Washington, DC 20036
American Chemistry Council (external link)
700 Second Street NE
Washington, DC 20002
American Coatings Association (external link)
1500 Rhode Island Avenue NW
Washington, DC 20005
American Oil Chemists Society (external link)
PO Box 17190
Urbana, IL 61803-7190
American Society for Biochemistry and Molecular Biology (external link)
11200 Rockville Pike
Ste 302
Rockville, MD 20852-3110
Chemistry Careers (external link)
Council for Agricultural Science and Technology (external link)
4420 West Lincoln Way
Ames, IA 50014
Nanooze (external link)
National Academy of Sciences Interviews (external link)
National Nanotechnology Initiative (external link)
National Science Foundation (external link)
2415 Eisenhower Avenue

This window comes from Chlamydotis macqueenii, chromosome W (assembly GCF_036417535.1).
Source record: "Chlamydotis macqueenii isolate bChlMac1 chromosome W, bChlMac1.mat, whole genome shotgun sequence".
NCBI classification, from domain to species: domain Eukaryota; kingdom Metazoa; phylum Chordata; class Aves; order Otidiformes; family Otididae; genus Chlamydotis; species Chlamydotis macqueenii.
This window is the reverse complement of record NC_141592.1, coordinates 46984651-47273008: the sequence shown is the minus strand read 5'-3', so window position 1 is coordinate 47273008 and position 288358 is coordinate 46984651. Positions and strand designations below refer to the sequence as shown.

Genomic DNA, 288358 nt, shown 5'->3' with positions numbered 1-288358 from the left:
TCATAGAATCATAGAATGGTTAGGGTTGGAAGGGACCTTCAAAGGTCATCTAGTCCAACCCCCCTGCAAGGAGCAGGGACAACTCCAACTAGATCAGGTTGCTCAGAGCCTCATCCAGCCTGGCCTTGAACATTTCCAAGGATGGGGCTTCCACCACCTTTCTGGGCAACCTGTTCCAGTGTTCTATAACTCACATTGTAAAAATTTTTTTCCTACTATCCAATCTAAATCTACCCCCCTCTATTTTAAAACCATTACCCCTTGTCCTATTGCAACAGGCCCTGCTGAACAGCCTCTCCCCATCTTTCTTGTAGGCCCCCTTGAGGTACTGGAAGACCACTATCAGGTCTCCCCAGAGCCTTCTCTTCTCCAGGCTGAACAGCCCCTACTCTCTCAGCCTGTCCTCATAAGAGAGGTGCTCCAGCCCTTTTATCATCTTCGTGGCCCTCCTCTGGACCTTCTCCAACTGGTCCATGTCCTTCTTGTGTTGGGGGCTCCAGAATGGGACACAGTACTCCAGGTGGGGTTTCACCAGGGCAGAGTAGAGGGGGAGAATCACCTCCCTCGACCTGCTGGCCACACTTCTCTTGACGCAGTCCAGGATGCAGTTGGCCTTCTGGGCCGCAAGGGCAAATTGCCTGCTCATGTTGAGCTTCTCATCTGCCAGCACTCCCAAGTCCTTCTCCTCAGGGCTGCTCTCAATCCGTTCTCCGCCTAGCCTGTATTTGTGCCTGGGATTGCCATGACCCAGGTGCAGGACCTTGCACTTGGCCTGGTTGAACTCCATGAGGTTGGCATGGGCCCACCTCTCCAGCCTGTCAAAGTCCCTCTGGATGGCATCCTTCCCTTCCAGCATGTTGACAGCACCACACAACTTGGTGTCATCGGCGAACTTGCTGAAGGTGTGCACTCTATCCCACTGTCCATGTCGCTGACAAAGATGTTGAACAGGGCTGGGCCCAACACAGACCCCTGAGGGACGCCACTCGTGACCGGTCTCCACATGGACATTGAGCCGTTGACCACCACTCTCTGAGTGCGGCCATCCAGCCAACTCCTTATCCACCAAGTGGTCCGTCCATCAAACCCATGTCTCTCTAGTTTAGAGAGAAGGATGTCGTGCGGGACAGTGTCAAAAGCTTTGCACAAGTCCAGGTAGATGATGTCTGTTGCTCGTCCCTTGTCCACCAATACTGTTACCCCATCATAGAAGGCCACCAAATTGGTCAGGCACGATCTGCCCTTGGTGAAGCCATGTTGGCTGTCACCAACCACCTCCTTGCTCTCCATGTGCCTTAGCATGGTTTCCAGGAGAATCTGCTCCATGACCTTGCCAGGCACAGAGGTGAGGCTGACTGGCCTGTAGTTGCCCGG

Alexandria, Virginia 2231
Parenteral Drug Association (external link)
Bethesda Towers
4350 East West Highway, Suite 600
Bethesda, MD 20814
Science Careers (external link)
Society of Plastics Engineers (external link)
100 Reserve Rd, Suite B310
Danbury, CT 06810
Technology Student Association (external link)
1904 Association Drive
Reston, VA 20191-1540
Washington State Science & Engineering Fair (external link)


Career cluster

Career path

O*Net (external link) occupation

O*Net job zone (external link)

DOT occupations

Strong Interest Inventory

Holland occupational cluster